Roger Bacon (c. 1214–1294) (scholastic accolade Doctor Mirabilis, meaning "wonderful teacher"), was an English philosopher and Franciscan friar who placed considerable emphasis on the study of nature through empirical methods. He is sometimes credited, mainly starting in the 19th century, as one of the earliest European advocates of the modern scientific method inspired by the works of Aristotle and later Arabic works, such as the works of Muslim scientist Alhazen. However, more recent reevaluations emphasize that he was essentially a medieval thinker, with much of his "experimental" knowledge obtained from books, in the scholastic tradition. A survey of the reception of Bacon's work over centuries found that it often reflects the concerns and controversies central to the receivers.
Roger Bacon was born in Ilchester in Somerset, England, possibly in 1213 or 1214 at the Ilchester Friary. The only source for his date of birth is his statement in the Opus Tertium, written in 1267, that "forty years have passed since I first learned the alphabet". The 1214 birth date assumes he was not being literal, and may have meant 40 years had passed since he matriculated at Oxford at the age of 13. If he had been literal, his birth date was more likely to have been around 1220/1222. In the same passage he reports that for all but two of those forty years he had always been engaged in study. His family appears to have been well-off, but, during the stormy reign of Henry III of England, their property was despoiled and several members of the family were driven into exile.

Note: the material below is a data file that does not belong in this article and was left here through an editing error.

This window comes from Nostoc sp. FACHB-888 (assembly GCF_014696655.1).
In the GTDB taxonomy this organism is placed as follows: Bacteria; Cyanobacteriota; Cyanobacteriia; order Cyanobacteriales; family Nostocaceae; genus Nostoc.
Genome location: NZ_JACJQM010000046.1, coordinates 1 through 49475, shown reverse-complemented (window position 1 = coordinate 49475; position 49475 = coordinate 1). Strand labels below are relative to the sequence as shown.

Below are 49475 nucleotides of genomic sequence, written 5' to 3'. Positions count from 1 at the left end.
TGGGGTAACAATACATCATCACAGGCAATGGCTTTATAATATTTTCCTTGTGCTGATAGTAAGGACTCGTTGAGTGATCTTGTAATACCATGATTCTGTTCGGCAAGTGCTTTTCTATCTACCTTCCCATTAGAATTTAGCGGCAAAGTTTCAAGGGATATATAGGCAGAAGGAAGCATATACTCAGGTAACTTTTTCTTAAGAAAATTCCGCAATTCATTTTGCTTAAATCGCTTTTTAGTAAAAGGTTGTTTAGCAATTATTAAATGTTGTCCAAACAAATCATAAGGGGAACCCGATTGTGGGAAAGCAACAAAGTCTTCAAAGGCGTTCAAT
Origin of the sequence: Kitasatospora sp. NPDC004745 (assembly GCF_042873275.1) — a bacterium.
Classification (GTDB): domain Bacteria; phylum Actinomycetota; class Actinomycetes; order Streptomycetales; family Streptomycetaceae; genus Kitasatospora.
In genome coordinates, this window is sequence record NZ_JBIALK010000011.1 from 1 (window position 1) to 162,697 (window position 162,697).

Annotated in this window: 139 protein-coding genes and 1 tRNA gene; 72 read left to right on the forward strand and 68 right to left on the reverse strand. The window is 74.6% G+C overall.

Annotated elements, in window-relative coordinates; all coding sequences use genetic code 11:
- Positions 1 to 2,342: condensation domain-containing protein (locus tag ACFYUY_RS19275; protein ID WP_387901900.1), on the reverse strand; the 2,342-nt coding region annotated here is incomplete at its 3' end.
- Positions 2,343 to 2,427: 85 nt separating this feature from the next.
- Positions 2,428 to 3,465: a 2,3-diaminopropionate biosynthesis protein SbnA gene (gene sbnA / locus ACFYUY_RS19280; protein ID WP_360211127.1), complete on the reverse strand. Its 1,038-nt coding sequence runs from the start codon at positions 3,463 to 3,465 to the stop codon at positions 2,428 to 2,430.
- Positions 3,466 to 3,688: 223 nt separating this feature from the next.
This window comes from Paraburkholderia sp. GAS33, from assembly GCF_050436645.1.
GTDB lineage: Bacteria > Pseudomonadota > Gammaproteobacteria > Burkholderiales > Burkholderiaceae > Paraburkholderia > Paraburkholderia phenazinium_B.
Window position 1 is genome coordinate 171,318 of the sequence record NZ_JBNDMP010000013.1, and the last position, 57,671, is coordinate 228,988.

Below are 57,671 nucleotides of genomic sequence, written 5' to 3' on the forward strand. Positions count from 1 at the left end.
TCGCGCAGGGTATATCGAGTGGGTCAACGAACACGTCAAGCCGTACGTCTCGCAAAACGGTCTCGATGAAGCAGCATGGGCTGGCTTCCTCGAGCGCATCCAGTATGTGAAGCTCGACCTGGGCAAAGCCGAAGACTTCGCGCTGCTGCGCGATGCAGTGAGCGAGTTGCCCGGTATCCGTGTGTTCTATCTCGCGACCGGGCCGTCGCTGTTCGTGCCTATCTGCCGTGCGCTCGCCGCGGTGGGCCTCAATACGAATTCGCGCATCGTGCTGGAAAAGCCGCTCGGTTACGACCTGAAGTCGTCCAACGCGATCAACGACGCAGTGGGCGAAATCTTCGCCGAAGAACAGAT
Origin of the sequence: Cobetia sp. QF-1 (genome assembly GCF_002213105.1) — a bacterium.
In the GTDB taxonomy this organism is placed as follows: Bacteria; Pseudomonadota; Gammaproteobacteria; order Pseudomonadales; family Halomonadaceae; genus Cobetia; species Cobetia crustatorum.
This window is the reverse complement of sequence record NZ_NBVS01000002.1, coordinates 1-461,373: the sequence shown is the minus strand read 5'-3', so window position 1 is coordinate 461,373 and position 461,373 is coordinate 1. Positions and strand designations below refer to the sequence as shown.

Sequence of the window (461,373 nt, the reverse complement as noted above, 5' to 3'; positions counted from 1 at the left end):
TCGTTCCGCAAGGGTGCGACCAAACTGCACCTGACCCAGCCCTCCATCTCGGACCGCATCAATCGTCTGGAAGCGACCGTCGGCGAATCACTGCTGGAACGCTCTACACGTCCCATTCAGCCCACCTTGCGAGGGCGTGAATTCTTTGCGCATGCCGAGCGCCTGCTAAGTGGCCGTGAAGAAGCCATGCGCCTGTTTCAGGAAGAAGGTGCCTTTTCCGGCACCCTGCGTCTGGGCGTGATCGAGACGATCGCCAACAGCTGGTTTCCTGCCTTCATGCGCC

Bacon studied at Oxford and may have been a disciple of Grosseteste. He became a master at Oxford, lecturing on Aristotle. There is no evidence he was ever awarded a doctorate — the title Doctor Mirabilis was posthumous and figurative. Sometime between 1237 and 1245, he began to lecture at the university of Paris, then the centre of intellectual life in Europe. His whereabouts between 1247 and 1256 is uncertain, but about 1256 he became a friar in the Franciscan Order. As a Franciscan friar, Bacon no longer held a teaching post, and after 1260 his activities were further restricted by a Franciscan statute prohibiting friars from publishing books or pamphlets without specific approval.
Bacon circumvented this restriction through his acquaintance with Cardinal Guy le Gros de Foulques, who became Pope Clement IV in 1265. The new pope issued a mandate ordering Bacon to write to him concerning the place of philosophy within theology. As a result Bacon sent the Pope his Opus Majus, which presented his views on how the philosophy of Aristotle and the new science could be incorporated into a new Theology. Besides the Opus maius Bacon also sent his Opus minus, De multiplicatione specierum, and, perhaps, other works on alchemy and astrology.
Pope Clement died in 1268. Sometime between 1277 and 1279, Bacon was probably imprisoned or placed under house arrest. The circumstances for this are still mysterious. Sometime after 1278 Bacon returned to the Franciscan House at Oxford, where he continued his studies. He is believed to have died in 1294.